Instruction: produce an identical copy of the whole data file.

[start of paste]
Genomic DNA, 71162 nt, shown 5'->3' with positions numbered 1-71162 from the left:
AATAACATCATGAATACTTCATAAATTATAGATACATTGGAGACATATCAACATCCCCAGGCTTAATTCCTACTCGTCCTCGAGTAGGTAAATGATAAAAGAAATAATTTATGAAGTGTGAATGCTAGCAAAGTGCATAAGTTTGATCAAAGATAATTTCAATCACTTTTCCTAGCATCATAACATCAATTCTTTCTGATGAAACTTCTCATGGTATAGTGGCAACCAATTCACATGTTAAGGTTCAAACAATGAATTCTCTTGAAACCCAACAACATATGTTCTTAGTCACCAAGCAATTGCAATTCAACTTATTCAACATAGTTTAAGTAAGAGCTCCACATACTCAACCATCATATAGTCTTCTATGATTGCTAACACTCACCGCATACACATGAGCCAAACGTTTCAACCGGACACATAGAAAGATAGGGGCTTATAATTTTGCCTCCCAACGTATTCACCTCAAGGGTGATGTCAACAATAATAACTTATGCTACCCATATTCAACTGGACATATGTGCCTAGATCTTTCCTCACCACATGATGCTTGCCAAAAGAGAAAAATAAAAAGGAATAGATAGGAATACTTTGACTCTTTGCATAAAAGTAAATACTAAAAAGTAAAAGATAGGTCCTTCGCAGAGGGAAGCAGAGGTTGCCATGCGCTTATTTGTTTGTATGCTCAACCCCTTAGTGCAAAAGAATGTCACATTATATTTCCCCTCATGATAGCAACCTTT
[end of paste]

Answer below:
Genomic DNA, 71162 nt, shown 5'->3' with positions numbered 1-71162 from the left:
AATAACATCATGAATACTTCATAAATTATAGATACATTGGAGACATATCAACATCCCCAGGCTTAATTCCTACTCGTCCTCGAGTAGGTAAATGATAAAAGAAATAATTTATGAAGTGTGAATGCTAGCAAAGTGCATAAGTTTGATCAAAGATAATTTCAATCACTTTTCCTAGCATCATAACATCAATTCTTTCTGATGAAACTTCTCATGGTATAGTGGCAACCAATTCACATGTTAAGGTTCAAACAATGAATTCTCTTGAAACCCAACAACATATGTTCTTAGTCACCAAGCAATTGCAATTCAACTTATTCAACATAGTTTAAGTAAGAGCTCCACATACTCAACCATCATATAGTCTTCTATGATTGCTAACACTCACCGCATACACATGAGCCAAACGTTTCAACCGGACACATAGAAAGATAGGGGCTTATAATTTTGCCTCCCAACGTATTCACCTCAAGGGTGATGTCAACAATAATAACTTATGCTACCCATATTCAACTGGACATATGTGCCTAGATCTTTCCTCACCACATGATGCTTGCCAAAAGAGAAAAATAAAAAGGAATAGATAGGAATACTTTGACTCTTTGCATAAAAGTAAATACTAAAAAGTAAAAGATAGGTCCTTCGCAGAGGGAAGCAGAGGTTGCCATGCGCTTATTTGTTTGTATGCTCAACCCCTTAGTGCAAAAGAATGTCACATTATATTTCCCCTCATGATAGCAACCTTT